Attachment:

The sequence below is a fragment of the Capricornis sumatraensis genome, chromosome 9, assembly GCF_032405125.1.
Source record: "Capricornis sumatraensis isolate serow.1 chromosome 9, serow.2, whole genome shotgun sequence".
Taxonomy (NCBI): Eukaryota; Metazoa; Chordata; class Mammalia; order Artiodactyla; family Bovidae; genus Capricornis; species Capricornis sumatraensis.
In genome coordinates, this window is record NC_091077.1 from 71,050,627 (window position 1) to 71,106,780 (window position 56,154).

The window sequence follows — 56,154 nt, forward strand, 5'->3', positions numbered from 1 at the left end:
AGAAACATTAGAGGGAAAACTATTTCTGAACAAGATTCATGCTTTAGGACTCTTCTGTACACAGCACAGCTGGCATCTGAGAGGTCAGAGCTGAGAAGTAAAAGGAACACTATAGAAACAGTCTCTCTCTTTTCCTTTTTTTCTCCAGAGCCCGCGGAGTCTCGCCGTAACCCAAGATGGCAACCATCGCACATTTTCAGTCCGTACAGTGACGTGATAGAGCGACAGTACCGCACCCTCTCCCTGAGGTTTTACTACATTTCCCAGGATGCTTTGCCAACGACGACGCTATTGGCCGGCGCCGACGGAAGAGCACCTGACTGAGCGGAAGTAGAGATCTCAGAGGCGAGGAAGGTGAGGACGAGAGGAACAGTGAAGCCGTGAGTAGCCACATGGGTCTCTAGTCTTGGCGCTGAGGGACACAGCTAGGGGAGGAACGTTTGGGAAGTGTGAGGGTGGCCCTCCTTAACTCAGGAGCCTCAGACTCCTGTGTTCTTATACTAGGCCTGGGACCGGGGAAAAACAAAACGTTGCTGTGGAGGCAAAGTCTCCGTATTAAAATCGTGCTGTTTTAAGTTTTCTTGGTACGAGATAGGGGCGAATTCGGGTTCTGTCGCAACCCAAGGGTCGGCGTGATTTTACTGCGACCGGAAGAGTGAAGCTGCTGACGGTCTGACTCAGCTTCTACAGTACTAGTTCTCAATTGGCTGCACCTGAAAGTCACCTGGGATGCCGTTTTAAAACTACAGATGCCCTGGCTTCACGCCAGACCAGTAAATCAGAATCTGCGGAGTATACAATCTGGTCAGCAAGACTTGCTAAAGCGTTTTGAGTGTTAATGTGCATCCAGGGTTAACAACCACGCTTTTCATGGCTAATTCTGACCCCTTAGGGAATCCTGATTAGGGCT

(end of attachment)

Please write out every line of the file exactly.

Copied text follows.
The sequence below is a fragment of the Capricornis sumatraensis genome, chromosome 9, assembly GCF_032405125.1.
Source record: "Capricornis sumatraensis isolate serow.1 chromosome 9, serow.2, whole genome shotgun sequence".
Taxonomy (NCBI): Eukaryota; Metazoa; Chordata; class Mammalia; order Artiodactyla; family Bovidae; genus Capricornis; species Capricornis sumatraensis.
In genome coordinates, this window is record NC_091077.1 from 71,050,627 (window position 1) to 71,106,780 (window position 56,154).

The window sequence follows — 56,154 nt, forward strand, 5'->3', positions numbered from 1 at the left end:
AGAAACATTAGAGGGAAAACTATTTCTGAACAAGATTCATGCTTTAGGACTCTTCTGTACACAGCACAGCTGGCATCTGAGAGGTCAGAGCTGAGAAGTAAAAGGAACACTATAGAAACAGTCTCTCTCTTTTCCTTTTTTTCTCCAGAGCCCGCGGAGTCTCGCCGTAACCCAAGATGGCAACCATCGCACATTTTCAGTCCGTACAGTGACGTGATAGAGCGACAGTACCGCACCCTCTCCCTGAGGTTTTACTACATTTCCCAGGATGCTTTGCCAACGACGACGCTATTGGCCGGCGCCGACGGAAGAGCACCTGACTGAGCGGAAGTAGAGATCTCAGAGGCGAGGAAGGTGAGGACGAGAGGAACAGTGAAGCCGTGAGTAGCCACATGGGTCTCTAGTCTTGGCGCTGAGGGACACAGCTAGGGGAGGAACGTTTGGGAAGTGTGAGGGTGGCCCTCCTTAACTCAGGAGCCTCAGACTCCTGTGTTCTTATACTAGGCCTGGGACCGGGGAAAAACAAAACGTTGCTGTGGAGGCAAAGTCTCCGTATTAAAATCGTGCTGTTTTAAGTTTTCTTGGTACGAGATAGGGGCGAATTCGGGTTCTGTCGCAACCCAAGGGTCGGCGTGATTTTACTGCGACCGGAAGAGTGAAGCTGCTGACGGTCTGACTCAGCTTCTACAGTACTAGTTCTCAATTGGCTGCACCTGAAAGTCACCTGGGATGCCGTTTTAAAACTACAGATGCCCTGGCTTCACGCCAGACCAGTAAATCAGAATCTGCGGAGTATACAATCTGGTCAGCAAGACTTGCTAAAGCGTTTTGAGTGTTAATGTGCATCCAGGGTTAACAACCACGCTTTTCATGGCTAATTCTGACCCCTTAGGGAATCCTGATTAGGGCT